to be her intent here. Third I didn't bring the Meiri, R. Mendel Schapiro
did on p. 7 of his article and I am responding to that fact. Fourth, the
Tosefta which she consistently denigrates is discussed repeatedly in the
sources she cites and specifically in this text from the Bet Yosef where
what the Tosefta says is cited from Tractate Chullin in the paragraphs just
above the one she cites. Therefore, since the Tosefta rejects women from
any possibility of being Chazzanim and R. Yosef Caro both here and in
Shulkhan Arukh accepts the Tosefta's conclusion (that only beard growing
individuals, or potential beard growing individuals, can be chazzanim) and
starts the discussion in both places from that point -- these sources can't
possibly be justifying women leading services. Therefore, her comments here
sadly range from irrelevant to profoundly wrong and in particular her
downplaying of the Tosefta which she returns to at the end of her post
ignores the fact that what the Tosefta says and its interpretation is
codified in the very sources she cites.

The quote from Beit Yosef simply supports what I say, repeatedly, and
really has no place in the conversation about Partnership Minyanim. I will
go through it step by step using Ms. Luntz' own translation and adding
emphasis to illustrate. She writes: "it is derived explicitly that a katan
is NOT permitted to go down before the ark even only on a casual basis and
there is to wonder on that which is the custom that a katan goes down
before the ark on Motzei Shabbatot and prays the prayer of Arvit,"

So the discussion is about Maariv on Saturday nights and at this point in
Bet Yosef no child (despite a custom to the contrary) and certainly no
woman may lead.

Bet Yosef then suggests a view that a child can lead Maariv and not
Shacharit because Schacharit contains things that are chiyuvim (this seems
to be based on the idea that Maariv is a reshut and not a chiyuv discussed
just below), and therefore for Schacharit only one who is hayav may fulfill
the obligation for others. He does not distinguish Pesukei Dezimrah from
the rest of Schacharit (probably because, pace the Rambam as discussed in
my response to Prof Kaplan there is no Chazzan at that point in the
services in Sefardi circles), and tells of two great Rabbis who actively
and forcefully worked against the practice of children leading Maariv.

So at this point again no children and no women.

We then have Bet Yosef bringing Rashba citing Ravad saying what I cite R
Uziel as also saying and going even further that because of the rabbinic
requirement of Hinukh children might lead the davening which is also

So at this point children may lead but not women

But children may lead because their leading fulfills a chiyuv (of chinukh).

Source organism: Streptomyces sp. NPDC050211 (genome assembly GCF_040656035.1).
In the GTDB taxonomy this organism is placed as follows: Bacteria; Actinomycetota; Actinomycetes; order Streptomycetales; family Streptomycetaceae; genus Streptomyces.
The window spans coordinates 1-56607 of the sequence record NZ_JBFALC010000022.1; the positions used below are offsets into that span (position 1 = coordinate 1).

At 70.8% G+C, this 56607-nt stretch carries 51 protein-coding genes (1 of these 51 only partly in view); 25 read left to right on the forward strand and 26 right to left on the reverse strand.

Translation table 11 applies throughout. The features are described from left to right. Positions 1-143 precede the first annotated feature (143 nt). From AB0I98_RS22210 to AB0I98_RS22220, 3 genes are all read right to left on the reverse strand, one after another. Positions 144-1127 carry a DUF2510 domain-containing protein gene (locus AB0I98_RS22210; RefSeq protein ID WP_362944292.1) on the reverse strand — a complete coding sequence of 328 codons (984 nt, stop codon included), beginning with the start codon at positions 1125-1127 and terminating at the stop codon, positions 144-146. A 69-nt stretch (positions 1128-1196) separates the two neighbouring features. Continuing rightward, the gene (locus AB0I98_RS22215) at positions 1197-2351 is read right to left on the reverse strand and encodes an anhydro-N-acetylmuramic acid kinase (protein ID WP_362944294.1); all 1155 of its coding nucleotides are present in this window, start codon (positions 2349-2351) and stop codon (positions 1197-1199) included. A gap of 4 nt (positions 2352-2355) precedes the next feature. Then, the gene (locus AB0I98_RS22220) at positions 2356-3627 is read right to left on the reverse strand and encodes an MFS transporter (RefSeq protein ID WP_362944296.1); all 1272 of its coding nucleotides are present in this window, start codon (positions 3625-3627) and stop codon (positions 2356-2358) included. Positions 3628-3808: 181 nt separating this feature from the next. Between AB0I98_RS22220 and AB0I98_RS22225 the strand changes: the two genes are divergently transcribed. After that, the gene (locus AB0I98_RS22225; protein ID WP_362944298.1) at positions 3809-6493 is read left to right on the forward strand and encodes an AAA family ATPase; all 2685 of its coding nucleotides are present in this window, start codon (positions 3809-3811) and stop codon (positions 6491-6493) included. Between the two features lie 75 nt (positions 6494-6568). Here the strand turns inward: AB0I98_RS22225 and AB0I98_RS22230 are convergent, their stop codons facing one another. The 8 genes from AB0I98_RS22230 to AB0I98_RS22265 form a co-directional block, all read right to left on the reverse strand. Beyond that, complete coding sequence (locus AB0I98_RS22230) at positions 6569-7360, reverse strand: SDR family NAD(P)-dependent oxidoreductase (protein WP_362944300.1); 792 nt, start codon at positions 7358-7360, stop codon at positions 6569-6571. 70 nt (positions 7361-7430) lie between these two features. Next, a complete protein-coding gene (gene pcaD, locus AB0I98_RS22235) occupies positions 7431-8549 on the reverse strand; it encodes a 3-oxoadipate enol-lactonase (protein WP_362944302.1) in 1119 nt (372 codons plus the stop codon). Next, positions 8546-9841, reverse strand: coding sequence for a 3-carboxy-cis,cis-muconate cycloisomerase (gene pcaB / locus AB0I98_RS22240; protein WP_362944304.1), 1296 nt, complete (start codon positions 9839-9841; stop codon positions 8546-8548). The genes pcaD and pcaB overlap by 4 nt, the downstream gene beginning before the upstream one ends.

This as Ms Luntz herself says is the basis of all the Sefardic allowances
for children. This is not a type 2 Chazzan who just sets the pace and
chooses the tunes. It is actually an extended type 1 chazzan who is there
to fulfill an obligation which women do not have. I have some problems as I
say in my article with this extension of the chinukh chiyuv in this way.
Nonetheless it gets you to male children at most and not to women (more

But Rashba continues, such a plan involves a violation of Kavod hatsibbur
if a child (not a woman) leads.

So at this point no children and no women.

Nonetheless Beit Yosef argues that the community may forego its honor and
so it might be ok for male children to lead Maariv.

In other words it is only because children fit into the category of hinukh
that we might suggest that they lead, but that might impact the tzibbur's
kavod. Yet there may be a way around that concern as well according to Bet

But this dynamic doesn't occur with women because they can't get past the
first obstacle since there is no mitzvah of hinukh when it comes to them
and therefore they cannot lead the services. Hence we need not approach the
issue of kavod hatsibbur at all in their case.

So at this point children may lead but not women.

Bet Yosef then cites Rashi who would not let male children lead because
only those who have a chiyuv (for tefillah) can lead, to which Bet Yosef
responds that Maariv is different since it is a Reshut and not a Chova.

My article spends a great deal of time showing that Kabbalat Shabbat is a
chova (derived from minhag) and the fact that it is recited every week
(essentially). Pesukei dezimrah is, from Talmudic times, a requirement. We
today treat Maariv as a chova in that we do not see Maariv as optional on
any given night and Partnership Minyanim do not allow women to lead Maariv
on Friday nights because certainly on Friday nights since the insertion of
Magen Avot, Maariv is a chiyuv.

So again Partnership Minyanim have no support here.

Further for Ms Luntz, how has a source that discusses male children leading
Maariv which is thought to be a reshut (which means it doesn't reflect our
contemporary halakhic reality), which also includes several authorities who
were absolutely opposed to that practice (or to children leading anything),
in any way a challenge to my position on Partnership Minyanim, even if Bet
Yosef, based on Hinukh, Maariv as a reshut and mechilat kevod hatsibbur
allowed these young boys to lead, there is still no challenge to what I say.

Parenthetically Bet Yosef cites Kavod Hatsibbur here but not from a
Talmudic source. I said that there is no Talmudic source citing Kevod
hatsibbur in relation to prayer services and particularly prayer services
for women and that remains true. Later authorities mention it but I do not